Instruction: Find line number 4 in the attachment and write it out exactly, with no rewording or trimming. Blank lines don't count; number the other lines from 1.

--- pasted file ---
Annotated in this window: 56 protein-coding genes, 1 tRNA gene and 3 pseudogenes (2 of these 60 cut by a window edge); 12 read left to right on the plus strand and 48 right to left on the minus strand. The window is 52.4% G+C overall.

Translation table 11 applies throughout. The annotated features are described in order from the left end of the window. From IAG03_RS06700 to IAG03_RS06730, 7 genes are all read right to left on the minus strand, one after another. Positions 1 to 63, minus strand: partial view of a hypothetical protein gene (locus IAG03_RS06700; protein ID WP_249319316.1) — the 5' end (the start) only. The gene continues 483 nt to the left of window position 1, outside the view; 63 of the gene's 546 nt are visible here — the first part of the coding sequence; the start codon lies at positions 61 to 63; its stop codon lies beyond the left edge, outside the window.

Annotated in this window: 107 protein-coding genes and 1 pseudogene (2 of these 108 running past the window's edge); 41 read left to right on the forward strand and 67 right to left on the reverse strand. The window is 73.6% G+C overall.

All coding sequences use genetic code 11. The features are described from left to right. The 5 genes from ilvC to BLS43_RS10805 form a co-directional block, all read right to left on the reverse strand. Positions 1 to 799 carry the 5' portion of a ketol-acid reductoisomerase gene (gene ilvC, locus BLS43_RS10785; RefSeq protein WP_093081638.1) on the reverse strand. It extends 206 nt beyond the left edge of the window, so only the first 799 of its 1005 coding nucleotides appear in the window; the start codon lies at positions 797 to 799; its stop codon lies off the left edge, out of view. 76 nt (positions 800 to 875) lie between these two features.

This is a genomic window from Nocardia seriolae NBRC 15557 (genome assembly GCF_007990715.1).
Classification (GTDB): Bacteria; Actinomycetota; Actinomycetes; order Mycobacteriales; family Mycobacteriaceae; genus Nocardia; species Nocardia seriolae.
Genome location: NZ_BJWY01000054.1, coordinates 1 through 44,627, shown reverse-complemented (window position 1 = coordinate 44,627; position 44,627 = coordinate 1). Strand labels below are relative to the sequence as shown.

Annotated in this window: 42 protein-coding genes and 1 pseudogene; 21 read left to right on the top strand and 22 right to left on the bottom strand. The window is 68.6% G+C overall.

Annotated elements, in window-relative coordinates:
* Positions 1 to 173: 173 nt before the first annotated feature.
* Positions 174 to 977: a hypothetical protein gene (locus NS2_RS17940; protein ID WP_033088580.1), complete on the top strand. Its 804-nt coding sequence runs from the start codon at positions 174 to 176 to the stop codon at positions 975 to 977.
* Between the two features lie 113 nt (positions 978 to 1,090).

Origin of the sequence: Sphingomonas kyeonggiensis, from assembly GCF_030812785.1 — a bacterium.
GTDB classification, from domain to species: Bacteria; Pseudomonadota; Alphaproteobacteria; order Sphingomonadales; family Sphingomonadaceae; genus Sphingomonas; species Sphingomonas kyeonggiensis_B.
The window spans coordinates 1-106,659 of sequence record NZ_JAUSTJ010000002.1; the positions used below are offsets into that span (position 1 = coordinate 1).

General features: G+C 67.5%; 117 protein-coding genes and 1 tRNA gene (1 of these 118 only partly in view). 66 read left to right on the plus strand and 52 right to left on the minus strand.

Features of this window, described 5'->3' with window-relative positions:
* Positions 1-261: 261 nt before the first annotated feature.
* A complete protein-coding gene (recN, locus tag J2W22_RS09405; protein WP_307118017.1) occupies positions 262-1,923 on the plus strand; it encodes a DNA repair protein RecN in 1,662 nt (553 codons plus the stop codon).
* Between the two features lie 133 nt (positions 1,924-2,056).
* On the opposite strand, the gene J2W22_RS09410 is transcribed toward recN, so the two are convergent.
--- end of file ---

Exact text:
All coding sequences use genetic code 11. The features are described from left to right. The 5 genes from ilvC to BLS43_RS10805 form a co-directional block, all read right to left on the reverse strand. Positions 1 to 799 carry the 5' portion of a ketol-acid reductoisomerase gene (gene ilvC, locus BLS43_RS10785; RefSeq protein WP_093081638.1) on the reverse strand. It extends 206 nt beyond the left edge of the window, so only the first 799 of its 1005 coding nucleotides appear in the window; the start codon lies at positions 797 to 799; its stop codon lies off the left edge, out of view. 76 nt (positions 800 to 875) lie between these two features.